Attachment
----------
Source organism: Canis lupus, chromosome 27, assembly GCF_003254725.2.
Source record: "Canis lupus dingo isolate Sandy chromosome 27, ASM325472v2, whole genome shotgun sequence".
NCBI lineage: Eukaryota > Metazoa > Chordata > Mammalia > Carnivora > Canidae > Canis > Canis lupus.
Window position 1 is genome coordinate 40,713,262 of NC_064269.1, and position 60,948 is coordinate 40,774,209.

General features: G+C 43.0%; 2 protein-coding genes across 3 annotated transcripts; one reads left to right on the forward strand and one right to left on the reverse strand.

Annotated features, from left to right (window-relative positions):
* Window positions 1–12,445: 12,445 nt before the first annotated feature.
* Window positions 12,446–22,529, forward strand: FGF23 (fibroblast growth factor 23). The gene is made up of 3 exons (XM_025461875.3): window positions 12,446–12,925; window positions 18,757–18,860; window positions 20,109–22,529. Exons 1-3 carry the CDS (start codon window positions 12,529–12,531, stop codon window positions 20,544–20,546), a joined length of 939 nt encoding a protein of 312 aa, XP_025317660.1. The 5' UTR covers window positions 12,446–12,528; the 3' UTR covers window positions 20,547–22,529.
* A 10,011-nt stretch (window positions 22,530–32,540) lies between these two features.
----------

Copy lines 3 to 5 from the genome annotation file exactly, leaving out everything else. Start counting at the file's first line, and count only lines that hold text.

NCBI lineage: Eukaryota > Metazoa > Chordata > Mammalia > Carnivora > Canidae > Canis > Canis lupus.
Window position 1 is genome coordinate 40,713,262 of NC_064269.1, and position 60,948 is coordinate 40,774,209.

General features: G+C 43.0%; 2 protein-coding genes across 3 annotated transcripts; one reads left to right on the forward strand and one right to left on the reverse strand.